On Site Interviews
- Always be most professional in dressing -remember it is better to be a little over dressed than underdressed! Wear a business suit.
- PLEASE BRING enough copies of your resume for as many interviewers as you will meet. Have a copy of your resume for yourself and use it as your navigational tool. throughout your interview. Keep it on your lap and look at when necessary.
- Study your resume the night before. Remember you are the package and the salesman. No one knows your experience like you and no one can explain it like you!
- PLEASE BRING a note pad to take down important information- sometimes this is an immediate deal breaker that shows a candidate did not prepare.
- A firm handshake and good eye contact is essential. Stand up every time someone new enters the room and don’t SLOUCH!!
- Demonstrate sincere interest in your interviewer. Ask them questions!
- Actively listen and focus on questions asked. Follow-up with a question when applicable.
- Describe your experience that is relevant-know your experience/resume.
- Ask questions about the position not the benefits or vacation. There will be time for that later.
- Do not discuss salary. Money is an awkward subject and we will handle that for you.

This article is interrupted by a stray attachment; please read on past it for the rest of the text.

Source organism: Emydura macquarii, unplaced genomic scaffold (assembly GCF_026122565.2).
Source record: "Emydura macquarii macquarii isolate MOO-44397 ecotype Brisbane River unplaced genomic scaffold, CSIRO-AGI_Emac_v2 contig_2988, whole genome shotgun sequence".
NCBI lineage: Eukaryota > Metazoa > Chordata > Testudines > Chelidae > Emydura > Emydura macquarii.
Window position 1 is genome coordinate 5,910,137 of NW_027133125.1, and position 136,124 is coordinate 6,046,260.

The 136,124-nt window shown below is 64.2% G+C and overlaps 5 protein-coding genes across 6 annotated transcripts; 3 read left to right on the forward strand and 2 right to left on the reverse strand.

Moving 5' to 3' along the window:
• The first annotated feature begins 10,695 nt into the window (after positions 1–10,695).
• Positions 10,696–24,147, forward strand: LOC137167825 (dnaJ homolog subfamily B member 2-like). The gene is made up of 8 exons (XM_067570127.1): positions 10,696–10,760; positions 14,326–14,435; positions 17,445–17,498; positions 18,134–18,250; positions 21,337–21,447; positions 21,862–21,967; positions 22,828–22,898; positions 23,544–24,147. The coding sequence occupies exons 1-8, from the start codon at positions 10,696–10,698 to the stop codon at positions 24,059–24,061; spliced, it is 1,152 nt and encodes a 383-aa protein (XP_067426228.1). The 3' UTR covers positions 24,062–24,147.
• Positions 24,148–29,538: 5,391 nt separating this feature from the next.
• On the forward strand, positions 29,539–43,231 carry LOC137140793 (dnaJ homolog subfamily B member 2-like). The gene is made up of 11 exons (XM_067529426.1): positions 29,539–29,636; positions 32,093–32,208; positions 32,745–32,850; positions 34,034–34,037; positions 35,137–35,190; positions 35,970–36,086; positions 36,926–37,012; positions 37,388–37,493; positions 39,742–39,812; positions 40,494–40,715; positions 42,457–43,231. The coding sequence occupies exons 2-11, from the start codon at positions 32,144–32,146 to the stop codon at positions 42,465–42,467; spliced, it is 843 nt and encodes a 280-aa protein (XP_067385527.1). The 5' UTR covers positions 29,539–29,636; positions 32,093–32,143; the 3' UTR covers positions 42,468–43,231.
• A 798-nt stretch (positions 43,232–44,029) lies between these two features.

- Elaborate when answering questions, don’t say yes/no!!!!
- Focus on questions. Golden rule: if you start to repeat yourself, you’re rambling.
- Let other’s praise you (my last review said that my strengths are…)
- If asked to qualify your skills on a number scale, qualify your answer (I would rate myself an 8 because….).
- Practice polite manners.
- At the end of the interview ask “do you see anything in my background that would prevent me from doing this job?”
- Always close your interview by asking, “what is the next step?”
- Always ask for business cards so you can write your Thank you notes. Write them the next day!!
- Please call us immediately after the interview so we can be informed and assist you in your decision.
- Check out the company website to learn more about their business.
These are general tips to get you thinking about the interview process.
Some interviewing essentials are simple:
- Dress appropriately. Your consultant will tell you what to wear to make the best impression in a particular company’s environment. In general, interview attire should be professional and conservative. Men and women should wear business suits or sharp business casual outfits and. Jeans are worn only if ok’d beforehand. Be tasteful with your jewelry. Leave most of the hardware at home. Be clean and neatly groomed. Turn your cell phone off.